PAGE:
Skip to main content

Overwatch 2’s new heroes won’t be free

Overwatch 2’s new heroes won’t be free


New tweets suggest you’ll have to earn them via play or pay

Share this story

Promotional image from Overwatch 2 featuring heroes Sojourn, Brigitte, and Zenyatta in action poses.
New information suggests Overwatch 2 heroes will be gated behind battle pass progression.
Image: Blizzard Entertainment

When Overwatch 2 launches on October 4th, fans might have to get on the grind wheel to unlock the newest heroes. A tweet from Jon Spector, Overwatch’s commercial lead, indicates new heroes will be gated behind battle pass progression, saying that “new Overwatch 2 heroes will be available on the free track of the Battle Pass.”

Spector’s tweet appears to reference a description of Overwatch 2’s Watchpoint Pack, a purchasable content bundle that grants buyers all kinds of goodies, including skins, in-game currency, and access to the season 1 premium battle pass.

The description, posted on the Competitive Overwatch subreddit, states that premium battle pass users get access to Overwatch 2’s newest hero Kiriko. (In a one-two punch of unintentional information leaks, the latest support hero was teased in earlier Overwatch 2 promos, but details were never confirmed before her name leaked not only here but also by accident from a streamer.)

The Watchpoint Pack’s description was later changed, removing the reference to Kiriko and how she could be obtained through the premium battle pass. Though the sentence is gone, Spector’s tweet seems to confirm that new heroes will indeed be locked behind battle pass progression — but on the free track and not the paid one.

Since Overwatch’s launch in 2016, new heroes were free and immediately available. As sequels are wont to do, Overwatch 2 is implementing a lot of changes to the game — specifically, switching from a boxed retail model to a free-to-play model. As Spector’s tweet circulated, fans pointed out that gating heroes behind battle pass progression is a standard feature for other free-to-play games like Apex Legends and Valorant.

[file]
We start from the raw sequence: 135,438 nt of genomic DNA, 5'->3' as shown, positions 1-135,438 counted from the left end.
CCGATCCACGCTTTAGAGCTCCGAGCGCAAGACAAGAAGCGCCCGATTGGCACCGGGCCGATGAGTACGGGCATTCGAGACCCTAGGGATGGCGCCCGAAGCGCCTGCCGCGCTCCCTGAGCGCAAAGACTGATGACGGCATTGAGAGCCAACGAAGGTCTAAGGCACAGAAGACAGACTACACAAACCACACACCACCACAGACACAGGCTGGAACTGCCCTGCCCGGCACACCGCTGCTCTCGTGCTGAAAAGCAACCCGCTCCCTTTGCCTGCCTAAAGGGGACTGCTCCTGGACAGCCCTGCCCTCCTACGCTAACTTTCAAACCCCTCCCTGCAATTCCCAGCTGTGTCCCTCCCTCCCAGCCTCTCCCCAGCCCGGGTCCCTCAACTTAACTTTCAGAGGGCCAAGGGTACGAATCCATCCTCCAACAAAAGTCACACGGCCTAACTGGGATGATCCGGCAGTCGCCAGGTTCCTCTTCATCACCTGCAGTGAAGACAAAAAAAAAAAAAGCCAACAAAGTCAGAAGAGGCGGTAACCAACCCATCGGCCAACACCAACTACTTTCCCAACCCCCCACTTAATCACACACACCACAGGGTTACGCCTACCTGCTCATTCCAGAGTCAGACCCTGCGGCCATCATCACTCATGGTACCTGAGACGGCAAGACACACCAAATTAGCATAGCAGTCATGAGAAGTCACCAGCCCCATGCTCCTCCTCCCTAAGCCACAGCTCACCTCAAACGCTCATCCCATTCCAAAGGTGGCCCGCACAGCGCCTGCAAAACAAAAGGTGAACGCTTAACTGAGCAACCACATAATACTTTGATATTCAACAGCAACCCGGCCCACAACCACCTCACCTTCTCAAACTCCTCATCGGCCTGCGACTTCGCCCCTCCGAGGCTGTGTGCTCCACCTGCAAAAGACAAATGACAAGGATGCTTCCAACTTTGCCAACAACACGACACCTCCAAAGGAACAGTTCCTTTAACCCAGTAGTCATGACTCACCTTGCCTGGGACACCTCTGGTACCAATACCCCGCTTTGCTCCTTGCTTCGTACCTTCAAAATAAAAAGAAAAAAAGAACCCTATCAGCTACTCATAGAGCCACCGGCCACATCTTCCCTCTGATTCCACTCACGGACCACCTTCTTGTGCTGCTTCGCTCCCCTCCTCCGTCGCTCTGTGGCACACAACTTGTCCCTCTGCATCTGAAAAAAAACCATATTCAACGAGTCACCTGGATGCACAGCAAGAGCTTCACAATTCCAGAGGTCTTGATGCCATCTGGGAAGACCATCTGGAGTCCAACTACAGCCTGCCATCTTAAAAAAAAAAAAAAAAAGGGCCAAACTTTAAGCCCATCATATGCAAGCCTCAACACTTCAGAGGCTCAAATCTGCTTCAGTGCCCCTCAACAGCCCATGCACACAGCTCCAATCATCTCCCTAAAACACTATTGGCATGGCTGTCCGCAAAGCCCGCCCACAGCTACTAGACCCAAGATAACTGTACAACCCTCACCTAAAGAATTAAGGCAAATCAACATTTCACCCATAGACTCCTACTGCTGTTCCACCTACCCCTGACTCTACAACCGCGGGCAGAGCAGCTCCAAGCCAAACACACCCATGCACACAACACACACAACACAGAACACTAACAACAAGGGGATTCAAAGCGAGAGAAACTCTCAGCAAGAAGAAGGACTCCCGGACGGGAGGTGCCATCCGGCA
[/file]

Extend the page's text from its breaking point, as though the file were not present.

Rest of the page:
However, fans on the other side of the aisle pointed out that, unlike Apex or Valorant, in Overwatch, players are free to switch heroes midmatch and often do so to pick characters that counter the opposition’s heroes and composition. As Overwatch is now, new heroes are often considerably more powerful (i.e., busted) and therefore dominate all levels of play, especially at the highest competitive tiers. It’s a bit like rock, paper, scissors. When the support hero Brigitte was added, she was the rock to Tracer’s scissors. In the Overwatch League and on the competitive ladder, if your team did not field Brigitte, your team had a poor chance of winning. Therefore, not being able to play a new hero because you haven’t unlocked them presents a considerable disadvantage to competitive players.

Dante “Danteh” Cruz, a player on the Overwatch League team Houston Outlaws, commented on Spector’s tweet, saying that while he understands such a feature is common in free-to-play games, with the way new heroes dominate the higher tiers of competitive Overwatch, “you’re just at a huge disadvantage if you don’t play them.”

Though the concerns of Cruz and others about competitive viability are valid, they represent a fraction of the player base. Matches in quick play are gonna see folks play attack Torbjörn, Wrecking Ball, and Symmetra, unconcerned for the woes of those in the Platinum to Grandmaster ranks.

There’s been no official communication from Blizzard confirming or denying how new heroes will work in Overwatch 2. As Spector’s tweets remain up, it seems at the least like a soft confirmation that hero unlocks will in some way be tied to the battle pass. There will be more information in the lead-up to Overwatch 2’s launch on consoles and PC on October 4th.

Today’s Storystream

Feed refreshed Sep 25 Not just you

Emma RothSep 25
Rihanna’s headlining the Super Bowl Halftime Show.